Port Adelaide had been running the venue outside Adelaide Oval – which offered a place for fans to gather and drink before the game – until the end of last year’s AFL season.
But CEO Keith Thomas told a parliamentary inquiry this morning the club had abandoned the pre-game venue, which he described as a “once-in-a-lifetime” opportunity to connect the club with its fans and improve the game day experience.
Addressing parliament’s inquiry into the Adelaide Oval Hotel, Thomas said that the Adelaide Oval Stadium Management Authority had made it “impossible” to continue running the Game Day Village venue – including by challenging its liquor licence applications – because it didn’t like the competition.
“Game Day Village was an example of something people loved … we saw it as a once-in-a-lifetime opportunity to reinvent the way that footy was presented in this state,” he said.
“We were actually providing our patrons with cheaper beer (than is sold inside the Oval).
“This was competition and therefore it wasn’t welcome.”
He said he couldn’t imagine that the venue had much impact on drink purchase revenues inside the oval, yet the SMA had claimed that it did.
The Stadium Management Authority says Port’s claims are outrageous and wrong.
Port Adelaide (said) that the Game Day Village was ‘not a priority’.
Asked whether there was any possibility Port would pursue opening the venue again with the support of the SMA, Thomas said: “I would’ve thought that was highly unlikely – virtually impossible … based on how vigorously they (the SMA) fought us.”
But SMA CEO Andrew Daniels told reporters this afternoon the claim was “outrageous” and “totally incorrect”.
He said the SMA had never opposed any liquor licence application by Port Adelaide and had never expressed antipathy towards the Game Day Village.
Moreover, he said, Port Adelaide itself had deemed Game Day Village “not a priority”.
“In our discussions with the executives from Port Adelaide they have told us two things – firstly that the Game Day Village was ‘not a priority’ – their words – ‘not a priority for the Port Adelaide Football Club’,” Daniels said.
“Secondly the Memorial Drive Tennis Centre is being fully redeveloped this year with a new roof over the top.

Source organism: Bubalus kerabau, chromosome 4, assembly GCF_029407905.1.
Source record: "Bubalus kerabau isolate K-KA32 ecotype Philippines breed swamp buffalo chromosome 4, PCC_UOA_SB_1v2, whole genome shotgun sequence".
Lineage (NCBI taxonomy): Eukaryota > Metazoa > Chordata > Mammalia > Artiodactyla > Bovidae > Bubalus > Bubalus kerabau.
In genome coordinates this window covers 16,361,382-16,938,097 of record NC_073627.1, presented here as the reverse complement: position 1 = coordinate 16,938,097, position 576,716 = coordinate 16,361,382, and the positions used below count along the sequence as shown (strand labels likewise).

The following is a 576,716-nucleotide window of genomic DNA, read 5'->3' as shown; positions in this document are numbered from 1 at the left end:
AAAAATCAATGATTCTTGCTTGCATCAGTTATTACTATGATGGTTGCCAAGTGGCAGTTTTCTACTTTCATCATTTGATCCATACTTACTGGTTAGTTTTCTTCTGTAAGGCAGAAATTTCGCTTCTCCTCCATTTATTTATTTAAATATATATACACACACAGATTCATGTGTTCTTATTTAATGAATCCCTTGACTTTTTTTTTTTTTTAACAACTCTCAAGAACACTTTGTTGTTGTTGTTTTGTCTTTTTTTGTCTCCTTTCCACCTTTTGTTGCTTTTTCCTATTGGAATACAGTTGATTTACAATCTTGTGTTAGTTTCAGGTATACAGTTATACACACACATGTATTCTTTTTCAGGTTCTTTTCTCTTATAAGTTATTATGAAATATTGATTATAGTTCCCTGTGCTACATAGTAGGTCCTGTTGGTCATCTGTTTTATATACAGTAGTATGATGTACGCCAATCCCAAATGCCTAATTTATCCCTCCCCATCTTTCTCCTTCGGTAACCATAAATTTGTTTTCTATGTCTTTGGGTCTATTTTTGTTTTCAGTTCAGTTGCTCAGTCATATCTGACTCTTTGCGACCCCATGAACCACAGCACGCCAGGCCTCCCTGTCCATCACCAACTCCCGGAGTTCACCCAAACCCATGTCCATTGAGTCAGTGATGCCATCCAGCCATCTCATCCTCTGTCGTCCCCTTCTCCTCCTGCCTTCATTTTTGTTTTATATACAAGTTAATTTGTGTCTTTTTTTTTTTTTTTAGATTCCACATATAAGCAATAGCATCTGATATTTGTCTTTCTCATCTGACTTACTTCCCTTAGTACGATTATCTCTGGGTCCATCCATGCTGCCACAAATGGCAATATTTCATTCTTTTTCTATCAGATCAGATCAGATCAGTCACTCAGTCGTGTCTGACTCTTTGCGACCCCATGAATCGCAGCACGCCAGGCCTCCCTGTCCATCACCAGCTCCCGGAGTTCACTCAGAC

“Any suggestion that we in some way tried to prevent a Game Day Village is totally rejected, it is just totally wrong.”
Daniels said the SMA had run Game Day Village “in conjunction with Port Adelaide Football Club” and would be “more than happy” to do so again this year.
He said he didn’t know why Thomas said it.
“The damage that that sort of incorrect statement does is quite frankly, pretty horrible.”
“I actually don’t know what brought this on.”
Meanwhile, Labor’s Stephen Mullighan has expressed shock at revelations that the South Australian Cricket Association and the SANFL had been prepared to part-fund the proposed Adelaide Oval hotel – which is to be granted a taxpayer-funded $42 million loan.
“The South Australian Cricket Association has told parliament today that they were prepared to part-fund this hotel development, and that their understanding was that the SMA was going to do the same,” said Mullighan.
“If the SACA and the SANFL were willing to part-fund this development why on earth were taxpayers forced by their government to hand over a $42 million loan to fund the whole development.
“This is an enormous revelation today – the government has needlessly provided taxpayers’ funding for this hotel rather than make sure that the SANFL and the SACA have some skin in the game.”
More to come
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